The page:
I was looking at a web site and noticed that the group wuses a product called “Tiger Tail” for the back stay. “Tiger Tail” is a braided wire used in jeweler making.

In the article they mention leaving a long tail of the wire and attaching it to your antenna. I believe the idea is to increase the length of the antenna.Would this work?? Would it increase the reception?

Currently the antenna on my boat is looped under the deck(inside a straw), out of sight. I was thinking of placing it on the deck or running it up the mast. But after reading this article I am not sure which way would work the best. What is everyone else doing??


The first question I have to ask is why you want to do this?
Better range? Stronger signal?
Ask yourself this question. Have you ever run out of range? If not, then why change the set up? If you have, you either were sailing way to far away and your boat was a dot on the horizon, or you have a radio in need of a tune up.

Antenna position (vertical or horizontal) makes very little difference in overall range.
Having the antenna fully extended and not wrapped around itself is what will give you the best range.
Running the antenna around the edge of the hull inside the boat (as in your straw) should give you the same range as running it up the backstay or the mast.
There are several base and center loaded antennas that claim to increase range, but to my knowledge none of them have ever proven their claims.
In my opinion, boats that have the antenna coiled up the backstay or mast are just plain ugly.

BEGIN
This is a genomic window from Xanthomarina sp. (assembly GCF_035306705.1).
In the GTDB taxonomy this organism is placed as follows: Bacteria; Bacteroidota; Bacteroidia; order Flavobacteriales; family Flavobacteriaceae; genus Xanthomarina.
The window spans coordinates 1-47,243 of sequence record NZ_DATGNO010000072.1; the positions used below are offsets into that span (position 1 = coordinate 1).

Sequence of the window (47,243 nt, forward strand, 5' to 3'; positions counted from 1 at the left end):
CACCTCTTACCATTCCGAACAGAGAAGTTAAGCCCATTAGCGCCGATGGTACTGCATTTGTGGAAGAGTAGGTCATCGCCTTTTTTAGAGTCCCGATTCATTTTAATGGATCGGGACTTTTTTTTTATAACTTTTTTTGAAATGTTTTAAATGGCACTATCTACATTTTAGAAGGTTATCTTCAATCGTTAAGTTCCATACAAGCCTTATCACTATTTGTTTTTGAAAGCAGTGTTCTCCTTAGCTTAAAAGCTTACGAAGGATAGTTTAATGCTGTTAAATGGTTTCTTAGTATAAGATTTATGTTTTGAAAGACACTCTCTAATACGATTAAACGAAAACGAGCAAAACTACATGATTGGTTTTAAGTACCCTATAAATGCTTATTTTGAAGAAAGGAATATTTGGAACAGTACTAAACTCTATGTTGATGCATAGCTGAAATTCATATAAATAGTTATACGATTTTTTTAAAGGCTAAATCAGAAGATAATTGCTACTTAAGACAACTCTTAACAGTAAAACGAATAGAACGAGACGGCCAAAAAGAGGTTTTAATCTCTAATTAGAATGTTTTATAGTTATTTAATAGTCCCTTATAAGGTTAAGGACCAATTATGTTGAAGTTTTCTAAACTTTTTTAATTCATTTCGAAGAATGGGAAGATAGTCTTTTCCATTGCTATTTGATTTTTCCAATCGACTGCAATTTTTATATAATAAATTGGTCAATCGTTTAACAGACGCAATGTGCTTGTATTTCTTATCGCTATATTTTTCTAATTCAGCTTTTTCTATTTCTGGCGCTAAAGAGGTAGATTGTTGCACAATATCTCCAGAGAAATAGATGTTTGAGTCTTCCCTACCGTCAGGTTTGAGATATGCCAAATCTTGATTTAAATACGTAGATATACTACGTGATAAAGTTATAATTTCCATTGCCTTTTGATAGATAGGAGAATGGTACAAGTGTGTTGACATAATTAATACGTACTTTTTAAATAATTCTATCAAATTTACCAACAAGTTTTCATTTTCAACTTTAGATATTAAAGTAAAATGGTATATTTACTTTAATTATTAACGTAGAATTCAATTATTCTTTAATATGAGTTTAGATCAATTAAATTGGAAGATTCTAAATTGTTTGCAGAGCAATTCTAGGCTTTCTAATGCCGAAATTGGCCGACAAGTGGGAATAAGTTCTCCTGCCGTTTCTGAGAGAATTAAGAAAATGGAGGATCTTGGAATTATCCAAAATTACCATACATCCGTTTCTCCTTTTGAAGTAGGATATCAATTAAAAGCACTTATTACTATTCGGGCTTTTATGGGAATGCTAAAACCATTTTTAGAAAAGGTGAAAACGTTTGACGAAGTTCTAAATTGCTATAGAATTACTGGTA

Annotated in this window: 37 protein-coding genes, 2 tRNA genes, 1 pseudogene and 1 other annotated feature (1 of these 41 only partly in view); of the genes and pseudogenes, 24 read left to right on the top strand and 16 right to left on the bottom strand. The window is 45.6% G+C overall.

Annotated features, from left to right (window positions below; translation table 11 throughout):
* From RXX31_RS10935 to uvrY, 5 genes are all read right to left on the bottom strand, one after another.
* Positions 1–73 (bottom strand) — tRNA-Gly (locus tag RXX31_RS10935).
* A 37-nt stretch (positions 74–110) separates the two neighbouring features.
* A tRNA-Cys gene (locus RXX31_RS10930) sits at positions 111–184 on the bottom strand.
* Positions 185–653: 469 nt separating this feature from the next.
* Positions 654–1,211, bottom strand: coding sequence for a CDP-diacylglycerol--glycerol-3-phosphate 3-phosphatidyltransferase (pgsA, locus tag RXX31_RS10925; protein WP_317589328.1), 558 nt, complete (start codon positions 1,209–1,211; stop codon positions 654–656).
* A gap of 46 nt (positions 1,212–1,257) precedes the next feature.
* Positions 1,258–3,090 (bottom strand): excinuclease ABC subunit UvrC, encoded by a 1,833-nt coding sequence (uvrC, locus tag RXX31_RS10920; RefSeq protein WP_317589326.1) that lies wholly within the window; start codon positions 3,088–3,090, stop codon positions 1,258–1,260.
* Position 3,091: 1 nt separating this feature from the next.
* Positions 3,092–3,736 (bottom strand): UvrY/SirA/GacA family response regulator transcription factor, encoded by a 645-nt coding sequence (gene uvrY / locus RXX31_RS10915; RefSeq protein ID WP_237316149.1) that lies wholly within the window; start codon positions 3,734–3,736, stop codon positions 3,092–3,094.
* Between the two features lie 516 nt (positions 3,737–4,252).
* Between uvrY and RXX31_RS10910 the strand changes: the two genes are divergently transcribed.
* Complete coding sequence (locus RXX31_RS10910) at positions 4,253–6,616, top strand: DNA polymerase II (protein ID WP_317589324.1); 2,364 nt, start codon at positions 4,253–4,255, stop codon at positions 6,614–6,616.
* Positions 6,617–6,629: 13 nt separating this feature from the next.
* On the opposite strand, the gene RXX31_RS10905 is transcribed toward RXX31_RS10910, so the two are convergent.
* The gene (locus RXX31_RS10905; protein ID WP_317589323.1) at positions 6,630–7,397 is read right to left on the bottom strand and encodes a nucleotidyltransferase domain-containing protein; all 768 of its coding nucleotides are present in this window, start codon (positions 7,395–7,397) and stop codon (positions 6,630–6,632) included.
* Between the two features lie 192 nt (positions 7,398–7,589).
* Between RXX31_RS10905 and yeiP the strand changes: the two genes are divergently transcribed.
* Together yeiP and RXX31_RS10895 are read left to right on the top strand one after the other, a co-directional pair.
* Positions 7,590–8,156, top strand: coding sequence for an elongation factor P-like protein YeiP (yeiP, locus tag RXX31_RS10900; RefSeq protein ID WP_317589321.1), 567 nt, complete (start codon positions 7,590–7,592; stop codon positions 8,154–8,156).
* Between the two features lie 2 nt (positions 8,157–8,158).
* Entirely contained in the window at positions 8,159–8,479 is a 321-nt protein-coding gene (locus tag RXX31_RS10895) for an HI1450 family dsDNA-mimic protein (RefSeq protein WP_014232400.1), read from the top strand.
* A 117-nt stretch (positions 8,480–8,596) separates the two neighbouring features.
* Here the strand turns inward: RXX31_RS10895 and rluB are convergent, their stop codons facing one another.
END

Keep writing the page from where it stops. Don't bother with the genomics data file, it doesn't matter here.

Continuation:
Peter R.


if the aerial is next to a metal object like an aluminum mast,doesnt that affect the gain of the aerial? just curious cause from what i know, ham radio directional antennas are configured in a similar manner. a driven element in front of a reflector element. can this create like a strong signal on one heading and a weak or blind side on the opposite heading?

thanks for the thoughts. Reason I asked the question was I was wondering if the aerial placement makes a lot of difference (under the hull versus above) When I placed the straw in my hull it is held above the water line small velcro patch. due to reading that the higher it is the better.

Also as Ed mentioned I wonder if a stronger signal would be made b\y connection to the backstay. Now I wonder how a person would test this. I remember a time when we were on Lake of the Woods (hit a dead head and tore the propeller off the boat.and could not contact the camp I worked at by radio. I placed time foil (in a dish shape) behind and touching the arial on the boat and was able to trans. and recieve. Lord knows if this is the same thing as connection to a single wire. Not that smart when it comes to how radios work.

Thanks again

According to Tony Stillman at Radio South NEVER add or subtract from your antenna. You can follow the directions on a good quality base loaded antenna that will allow you to have just a small antenna sticking up above deck. On carbon boats in many cases this is the best solution since if the antenna is inside an all carbon boat it won’t work. You can run the antenna up a stay but do not wind it around; its best to stay away from carbon or aluminum masts for airflow reasons as well as electronic reasons.

Doug Lord
–High Technology Sailing/Racing

I have put my antennas up the mast, the sidestay, backstay and under the deck with no difference in range. I did notice that with the antenna under the deck, I MUST keep the Tx antenna pointed up, or I will lose control.